In logic and critical thinking, a slippery slope is a logical device in which a person asserts that some event must inevitably follow from another without any rational argument or demonstrable mechanism for the inevitability of the event in question. A slippery slope argument states that a relatively small first step leads to a chain of related events culminating in some significant effect, much like an object given a small push over the edge of a slope sliding all the way to the bottom. The strength of such an argument depends on the warrant, i.e. whether or not one can demonstrate a process that leads to the significant effect. This type of argument is sometimes used as a form of fear mongering, in which the probable consequences of a given action are exaggerated in an attempt to scare the audience. However, if an argument uses valid reasoning, it would not identify by the slippery-slope approach. The fallacious sense of "slippery slope" is often used synonymously with continuum fallacy, in that it ignores the possibility of middle ground and assumes a discrete transition from category A to category B. Modern usage avoids the fallacy by acknowledging the possibility of this middle ground.
The argument takes on one of various semantical forms:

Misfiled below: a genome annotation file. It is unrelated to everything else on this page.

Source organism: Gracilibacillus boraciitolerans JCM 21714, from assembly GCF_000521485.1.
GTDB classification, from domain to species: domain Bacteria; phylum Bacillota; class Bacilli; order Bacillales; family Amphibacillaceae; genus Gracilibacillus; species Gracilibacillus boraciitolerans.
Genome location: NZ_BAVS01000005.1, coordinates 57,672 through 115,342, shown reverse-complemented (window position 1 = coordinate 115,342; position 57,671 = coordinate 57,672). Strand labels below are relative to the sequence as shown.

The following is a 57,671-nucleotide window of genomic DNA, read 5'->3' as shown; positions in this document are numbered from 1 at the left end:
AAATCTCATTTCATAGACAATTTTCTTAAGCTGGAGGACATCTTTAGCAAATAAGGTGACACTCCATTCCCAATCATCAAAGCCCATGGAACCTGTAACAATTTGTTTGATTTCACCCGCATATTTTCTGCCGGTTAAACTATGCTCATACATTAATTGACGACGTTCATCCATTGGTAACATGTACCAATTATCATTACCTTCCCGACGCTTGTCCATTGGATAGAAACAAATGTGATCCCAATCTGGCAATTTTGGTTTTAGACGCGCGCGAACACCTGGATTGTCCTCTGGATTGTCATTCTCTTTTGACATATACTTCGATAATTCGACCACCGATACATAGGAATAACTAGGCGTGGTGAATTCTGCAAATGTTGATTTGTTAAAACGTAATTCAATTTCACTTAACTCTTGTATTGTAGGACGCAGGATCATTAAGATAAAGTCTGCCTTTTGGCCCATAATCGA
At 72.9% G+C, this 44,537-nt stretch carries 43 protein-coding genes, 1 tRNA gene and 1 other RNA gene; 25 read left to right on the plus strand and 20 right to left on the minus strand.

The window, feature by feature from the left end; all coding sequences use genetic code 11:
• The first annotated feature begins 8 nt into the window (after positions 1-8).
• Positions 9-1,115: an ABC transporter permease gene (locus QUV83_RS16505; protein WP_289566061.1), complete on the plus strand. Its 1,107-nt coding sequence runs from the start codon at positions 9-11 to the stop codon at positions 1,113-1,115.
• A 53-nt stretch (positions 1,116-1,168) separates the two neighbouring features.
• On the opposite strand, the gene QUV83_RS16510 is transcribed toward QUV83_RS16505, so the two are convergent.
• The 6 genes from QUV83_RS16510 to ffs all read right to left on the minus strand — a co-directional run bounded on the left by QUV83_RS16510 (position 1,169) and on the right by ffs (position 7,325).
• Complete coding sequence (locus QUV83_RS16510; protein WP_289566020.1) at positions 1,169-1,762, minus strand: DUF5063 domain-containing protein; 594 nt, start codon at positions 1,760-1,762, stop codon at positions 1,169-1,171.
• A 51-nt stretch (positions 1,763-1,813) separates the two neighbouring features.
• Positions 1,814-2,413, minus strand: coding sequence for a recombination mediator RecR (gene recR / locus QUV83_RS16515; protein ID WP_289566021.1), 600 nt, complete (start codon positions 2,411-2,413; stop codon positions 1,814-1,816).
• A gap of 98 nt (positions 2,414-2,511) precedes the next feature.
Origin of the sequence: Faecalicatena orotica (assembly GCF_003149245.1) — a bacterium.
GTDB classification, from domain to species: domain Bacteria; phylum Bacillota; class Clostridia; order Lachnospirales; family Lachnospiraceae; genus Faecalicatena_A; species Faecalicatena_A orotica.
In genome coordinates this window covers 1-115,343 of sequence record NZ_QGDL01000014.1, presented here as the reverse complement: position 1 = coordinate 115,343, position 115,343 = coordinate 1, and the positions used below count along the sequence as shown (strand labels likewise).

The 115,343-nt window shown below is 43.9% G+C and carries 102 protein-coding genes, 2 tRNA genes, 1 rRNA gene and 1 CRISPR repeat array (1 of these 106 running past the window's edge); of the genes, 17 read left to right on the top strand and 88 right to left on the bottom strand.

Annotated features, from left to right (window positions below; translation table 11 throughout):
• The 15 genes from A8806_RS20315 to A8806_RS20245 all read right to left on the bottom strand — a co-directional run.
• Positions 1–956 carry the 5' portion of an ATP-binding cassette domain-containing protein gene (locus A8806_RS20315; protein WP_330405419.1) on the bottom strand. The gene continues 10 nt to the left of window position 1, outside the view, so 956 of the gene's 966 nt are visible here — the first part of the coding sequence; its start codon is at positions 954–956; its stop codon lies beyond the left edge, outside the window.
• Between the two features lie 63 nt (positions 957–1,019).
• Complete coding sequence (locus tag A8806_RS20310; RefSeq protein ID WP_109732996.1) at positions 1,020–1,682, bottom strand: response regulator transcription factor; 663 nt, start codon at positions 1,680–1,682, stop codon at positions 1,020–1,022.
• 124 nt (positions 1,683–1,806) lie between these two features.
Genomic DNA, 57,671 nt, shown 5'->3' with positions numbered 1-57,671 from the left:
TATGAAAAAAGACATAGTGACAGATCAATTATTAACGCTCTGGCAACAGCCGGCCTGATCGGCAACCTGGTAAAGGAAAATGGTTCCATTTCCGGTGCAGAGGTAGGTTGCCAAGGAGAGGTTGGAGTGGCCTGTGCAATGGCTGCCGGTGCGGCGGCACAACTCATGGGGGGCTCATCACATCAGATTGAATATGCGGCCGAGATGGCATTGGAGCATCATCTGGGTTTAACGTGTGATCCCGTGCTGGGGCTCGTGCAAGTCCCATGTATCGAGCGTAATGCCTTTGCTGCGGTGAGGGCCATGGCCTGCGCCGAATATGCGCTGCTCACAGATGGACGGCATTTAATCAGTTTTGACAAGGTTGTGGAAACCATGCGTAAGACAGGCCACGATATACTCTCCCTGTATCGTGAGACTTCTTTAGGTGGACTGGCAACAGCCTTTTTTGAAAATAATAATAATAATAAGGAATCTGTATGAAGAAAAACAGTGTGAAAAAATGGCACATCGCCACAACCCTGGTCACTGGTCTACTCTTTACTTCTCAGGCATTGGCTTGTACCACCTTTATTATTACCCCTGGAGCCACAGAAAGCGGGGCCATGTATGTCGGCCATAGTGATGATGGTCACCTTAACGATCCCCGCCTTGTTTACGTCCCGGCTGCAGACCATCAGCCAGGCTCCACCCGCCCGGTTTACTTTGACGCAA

In the classical form, the arguer suggests that making a move in a particular direction starts something on a path down a "slippery slope". Having started down the metaphorical slope, it will continue to slide in the same direction (the arguer usually sees the direction as a negative direction).
Modern usage includes a logically valid form, in which a minor action causes a significant impact through a long chain of logical relationships. Establishing this chain of logical implication (or quantifying the relevant probabilities) makes this form logically valid; the slippery slope argument remains a fallacy if such a chain is not established.[dubious– discuss]
Consequentialism and unintended consequences
The core of the slippery slope argument is that a specific rule or course of action is likely to result in unintended consequences and that these "unintended consequences" are undesirable (and, typically, worse than either inaction or another course of remediation). This criticism is a consequentialist criticism—interested in consequences, outcomes or results of a course of action—and does not impugn the character or intentions of the one(s) offering the "slippery slope" argument(s), the basis or bases or concerns underlying the offering of the arguments against a rule or course of action, nor the legitimacy of arguing against any specific rule or course of action.